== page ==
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iPhone 5 Review

September 21, 2012

One week ago, I stayed up until 2am frantically refreshing Apple’s website waiting for my chance to pre-order an iPhone 5 and get it on launch day. Well… it’s here.

In this “review” of iPhone 5, I will be breaking it up into two parts: hardware and software. Then of course, I will throw out my final verdict.

Obviously, the phone has not been in my hands for an extended amount of time, so this is more of a first impressions kind of thing!

Part One: Hardware

Glancing at the front, you’d think the iPhone 5 is nothing more than a taller iPhone 4S. The game is completely changed once the back is revealed. Apple chose to ditch the glass back of the iPhone 4/4S to follow suit with a unibody design much like many other Apple products. However, they kept a little glass on the back at the top and bottom which I assume is for antenna reception (goodbye iPhone 4 death grip!). I opted for the white model which has natural aluminum whereas the black model has anodized aluminum in a slate color.

Besides the obvious appearance changes, the most striking change to me was how much lighter the phone is. Don’t get me wrong, I never found my iPhone 4 to be heavy… well, until now.

Having such a thin and light phone obviously came with sacrifices. Mainly the death of the 30-pin connector. Apple has replaced it with what they are calling Lightning (which compliments ThunderBolt on their computers, how cute). What does this mean for most people? You’ll definitely need a new car charger. Next to this new Lightning port you’ll find the headphone jack has moved to the bottom of the device.

Under the hood, Apple is powering the iPhone 5 with their new A6 processor. What does that mean? Well, there is still a lot of question as to exactly what that means with numbers. But in a dummied-down version: it is fast. It is obviously faster than my iPhone 4 and the A4 processor it packs. It is even faster than my iPad 2 and the A5 processor that both it and the iPhone 4S are using. Applications launch faster, photos are taken quicker, everything has sped up.

The back camera has remained virtually the same from the iPhone 4S, but instead of the lens being made with regular glass, it has been made from sapphire. It is supposed to be much more durable, but only time will tell. The front camera received a much-needed upgrade. It jumped from VGA straight to 720p HD… not bad at all, I’ll take it.

Now to FaceTime in HD, you’re going to need a fast data connection. Apple has you covered. WiFi has been updated to support both 2.4 and 5ghz bands of draft n. What does that mean? Faster. What about when you don’t have access to WiFi? Apple finally added LTE to the iPhone family. In areas where it is supported, you’ll get much faster data service as a result but since a lot of places are left without LTE, 3G is also still part of the equation.

From a hardware stand-point, it is easy to say that Apple has once again developed a gorgeous iPhone. I am obviously bias toward the company, but I believe that even an Android lover can appreciate the new design.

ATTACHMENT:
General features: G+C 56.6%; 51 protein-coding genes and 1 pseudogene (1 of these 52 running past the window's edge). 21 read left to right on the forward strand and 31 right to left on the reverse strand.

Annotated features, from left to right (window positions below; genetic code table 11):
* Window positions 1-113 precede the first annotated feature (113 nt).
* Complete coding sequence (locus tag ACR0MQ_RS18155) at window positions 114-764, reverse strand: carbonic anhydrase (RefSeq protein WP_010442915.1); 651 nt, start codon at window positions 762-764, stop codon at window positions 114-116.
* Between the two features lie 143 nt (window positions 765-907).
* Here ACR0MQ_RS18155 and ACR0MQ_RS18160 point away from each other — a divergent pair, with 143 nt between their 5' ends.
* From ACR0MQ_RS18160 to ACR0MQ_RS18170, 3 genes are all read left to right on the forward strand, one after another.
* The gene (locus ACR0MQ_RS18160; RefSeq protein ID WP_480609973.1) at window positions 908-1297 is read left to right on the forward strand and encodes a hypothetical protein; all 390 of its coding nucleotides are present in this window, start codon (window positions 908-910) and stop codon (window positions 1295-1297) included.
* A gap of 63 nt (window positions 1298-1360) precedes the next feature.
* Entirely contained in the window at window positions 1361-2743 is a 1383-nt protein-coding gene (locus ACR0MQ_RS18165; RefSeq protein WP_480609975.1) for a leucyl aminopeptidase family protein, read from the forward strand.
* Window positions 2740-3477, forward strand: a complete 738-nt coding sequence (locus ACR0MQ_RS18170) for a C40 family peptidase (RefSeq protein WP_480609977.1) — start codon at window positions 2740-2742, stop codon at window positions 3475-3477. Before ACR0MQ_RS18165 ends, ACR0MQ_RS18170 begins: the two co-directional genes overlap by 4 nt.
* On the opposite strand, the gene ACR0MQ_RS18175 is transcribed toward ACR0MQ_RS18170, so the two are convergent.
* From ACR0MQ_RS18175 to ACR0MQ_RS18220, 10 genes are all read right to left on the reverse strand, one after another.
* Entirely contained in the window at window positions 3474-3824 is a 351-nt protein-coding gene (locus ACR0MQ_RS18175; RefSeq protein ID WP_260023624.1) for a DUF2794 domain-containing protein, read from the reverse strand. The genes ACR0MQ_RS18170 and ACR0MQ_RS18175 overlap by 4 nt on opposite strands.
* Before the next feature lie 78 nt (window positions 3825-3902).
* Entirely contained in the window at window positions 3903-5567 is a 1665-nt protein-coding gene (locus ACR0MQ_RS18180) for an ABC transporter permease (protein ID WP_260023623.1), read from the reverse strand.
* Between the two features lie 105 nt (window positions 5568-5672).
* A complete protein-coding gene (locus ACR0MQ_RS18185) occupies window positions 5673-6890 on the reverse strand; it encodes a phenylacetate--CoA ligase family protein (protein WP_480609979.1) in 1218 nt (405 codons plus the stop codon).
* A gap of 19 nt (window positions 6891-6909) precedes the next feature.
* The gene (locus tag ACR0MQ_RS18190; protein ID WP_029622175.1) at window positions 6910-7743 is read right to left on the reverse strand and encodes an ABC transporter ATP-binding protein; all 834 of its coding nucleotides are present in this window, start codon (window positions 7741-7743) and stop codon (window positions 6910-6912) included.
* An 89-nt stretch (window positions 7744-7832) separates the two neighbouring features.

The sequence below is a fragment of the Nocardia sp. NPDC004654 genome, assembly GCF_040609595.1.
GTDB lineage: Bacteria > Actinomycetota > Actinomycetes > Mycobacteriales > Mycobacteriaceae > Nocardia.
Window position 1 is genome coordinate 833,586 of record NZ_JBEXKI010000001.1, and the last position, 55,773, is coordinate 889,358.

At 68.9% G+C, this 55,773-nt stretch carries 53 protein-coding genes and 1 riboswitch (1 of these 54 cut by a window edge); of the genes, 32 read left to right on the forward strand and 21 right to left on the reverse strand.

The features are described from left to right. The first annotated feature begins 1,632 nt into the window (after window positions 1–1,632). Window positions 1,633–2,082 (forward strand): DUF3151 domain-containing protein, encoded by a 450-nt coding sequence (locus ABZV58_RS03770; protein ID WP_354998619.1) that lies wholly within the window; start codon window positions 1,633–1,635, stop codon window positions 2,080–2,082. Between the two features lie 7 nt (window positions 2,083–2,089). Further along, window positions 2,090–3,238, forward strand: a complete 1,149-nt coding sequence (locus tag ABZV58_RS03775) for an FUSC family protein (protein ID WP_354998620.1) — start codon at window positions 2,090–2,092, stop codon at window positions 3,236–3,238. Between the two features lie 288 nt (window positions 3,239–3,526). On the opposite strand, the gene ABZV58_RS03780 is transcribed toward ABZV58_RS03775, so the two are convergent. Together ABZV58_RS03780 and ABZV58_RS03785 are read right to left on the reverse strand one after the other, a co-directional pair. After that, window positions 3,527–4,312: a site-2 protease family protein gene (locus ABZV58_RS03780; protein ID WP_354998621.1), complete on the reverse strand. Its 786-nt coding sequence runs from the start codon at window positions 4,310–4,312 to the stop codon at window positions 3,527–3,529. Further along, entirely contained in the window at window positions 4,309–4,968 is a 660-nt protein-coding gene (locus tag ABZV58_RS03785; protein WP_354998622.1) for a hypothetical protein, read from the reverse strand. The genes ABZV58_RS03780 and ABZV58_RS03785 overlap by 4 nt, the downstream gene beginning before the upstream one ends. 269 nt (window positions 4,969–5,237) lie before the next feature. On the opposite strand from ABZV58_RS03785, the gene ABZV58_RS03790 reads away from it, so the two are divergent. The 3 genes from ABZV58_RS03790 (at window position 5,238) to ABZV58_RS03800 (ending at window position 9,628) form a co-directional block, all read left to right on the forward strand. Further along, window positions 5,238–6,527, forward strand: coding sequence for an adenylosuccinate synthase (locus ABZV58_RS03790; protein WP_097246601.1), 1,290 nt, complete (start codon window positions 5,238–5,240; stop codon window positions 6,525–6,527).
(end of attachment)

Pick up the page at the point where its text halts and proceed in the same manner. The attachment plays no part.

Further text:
Part Two: Software

With the release of a new iPhone always comes a new version of iOS. At the risk of sounding geeky, I remember when I had gotten my first-generation iPod touch which ran iPhone OS 1.0. To think of what this software is capable of now that it wasn’t then is astounding. I mean, applications didn’t happen until 2.0. Anyway… back to 6.0.

iOS 6 can be summed up as a refinement more than an upgrade. Most of the changes you’ll notice are purely aesthetic. New store layouts, new music app for iPhone and iPod touch, new colors here, new colors there, and some more where that came from. Most shocking to my senses, however was the decision to flip the phone’s dial pad from dark buttons to white.

Most notable features are improvements to Siri, YouTube has disappeared as well as Google Maps. Nuclear warfare of the technology giants, anyone? Facebook is finally integrated into the operating system the same way Twitter was when iOS 5 hit. FaceTime is now available over cellular connections if you have an iPhone 5 or 4S and your cellular plan supports it (AT&T is only allowing it on their Mobile Share plans). Introduced in iOS 6 is Passbook where all your store cards, tickets, and boarding passes can be found. The camera application finally has the ability to take panoramic photos as well as the option to take photos while recording video.

As I said before, iOS 6 is more about refinement instead of reinvention. I have yet to experience any problems with the software, but it appears some people have some serious problems with Apple’s new Maps solution. Time should repair those issues, though.

The Verdict

Obviously I bought one. I am going to tell you that you should, too, right? Wrong. If you have yourself an iPhone 4 or 3GS, then go. Get it immediately, especially if you are eligible for an upgrade. If you’re rocking an iPhone 4S then I assume you aren’t eligible for an upgrade. Which even if you were, I would probably pass on the iPhone 5 anyway since the 4S will have all of the software perks that the iPhone 5 does. If you’re using a BlackBerry device, it is time to jump ship: don’t sync (bad pun, sorry). As for Android users… well… as my mother has always said: if you can’t say anything nice, say nothing at all.


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